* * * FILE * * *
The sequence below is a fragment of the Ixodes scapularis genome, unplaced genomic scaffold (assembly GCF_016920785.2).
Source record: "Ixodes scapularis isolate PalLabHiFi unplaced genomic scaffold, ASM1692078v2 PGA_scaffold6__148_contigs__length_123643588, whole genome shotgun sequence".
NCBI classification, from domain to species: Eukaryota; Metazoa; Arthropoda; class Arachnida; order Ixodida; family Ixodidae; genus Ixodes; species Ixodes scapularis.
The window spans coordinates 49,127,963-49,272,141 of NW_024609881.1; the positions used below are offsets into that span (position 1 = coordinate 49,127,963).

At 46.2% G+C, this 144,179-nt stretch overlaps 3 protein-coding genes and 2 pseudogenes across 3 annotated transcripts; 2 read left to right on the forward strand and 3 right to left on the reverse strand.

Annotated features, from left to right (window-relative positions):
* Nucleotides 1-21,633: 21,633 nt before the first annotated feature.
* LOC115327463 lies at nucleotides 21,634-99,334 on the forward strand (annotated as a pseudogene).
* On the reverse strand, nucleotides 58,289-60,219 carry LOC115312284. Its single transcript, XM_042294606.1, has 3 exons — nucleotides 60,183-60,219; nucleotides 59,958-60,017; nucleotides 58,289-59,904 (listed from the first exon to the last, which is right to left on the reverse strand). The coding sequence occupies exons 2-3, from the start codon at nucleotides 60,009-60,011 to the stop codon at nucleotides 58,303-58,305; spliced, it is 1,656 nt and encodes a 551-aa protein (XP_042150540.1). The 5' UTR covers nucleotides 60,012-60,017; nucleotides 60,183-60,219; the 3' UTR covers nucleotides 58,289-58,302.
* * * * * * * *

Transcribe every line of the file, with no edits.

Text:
The sequence below is a fragment of the Ixodes scapularis genome, unplaced genomic scaffold (assembly GCF_016920785.2).
Source record: "Ixodes scapularis isolate PalLabHiFi unplaced genomic scaffold, ASM1692078v2 PGA_scaffold6__148_contigs__length_123643588, whole genome shotgun sequence".
NCBI classification, from domain to species: Eukaryota; Metazoa; Arthropoda; class Arachnida; order Ixodida; family Ixodidae; genus Ixodes; species Ixodes scapularis.
The window spans coordinates 49,127,963-49,272,141 of NW_024609881.1; the positions used below are offsets into that span (position 1 = coordinate 49,127,963).

At 46.2% G+C, this 144,179-nt stretch overlaps 3 protein-coding genes and 2 pseudogenes across 3 annotated transcripts; 2 read left to right on the forward strand and 3 right to left on the reverse strand.

Annotated features, from left to right (window-relative positions):
* Nucleotides 1-21,633: 21,633 nt before the first annotated feature.
* LOC115327463 lies at nucleotides 21,634-99,334 on the forward strand (annotated as a pseudogene).
* On the reverse strand, nucleotides 58,289-60,219 carry LOC115312284. Its single transcript, XM_042294606.1, has 3 exons — nucleotides 60,183-60,219; nucleotides 59,958-60,017; nucleotides 58,289-59,904 (listed from the first exon to the last, which is right to left on the reverse strand). The coding sequence occupies exons 2-3, from the start codon at nucleotides 60,009-60,011 to the stop codon at nucleotides 58,303-58,305; spliced, it is 1,656 nt and encodes a 551-aa protein (XP_042150540.1). The 5' UTR covers nucleotides 60,012-60,017; nucleotides 60,183-60,219; the 3' UTR covers nucleotides 58,289-58,302.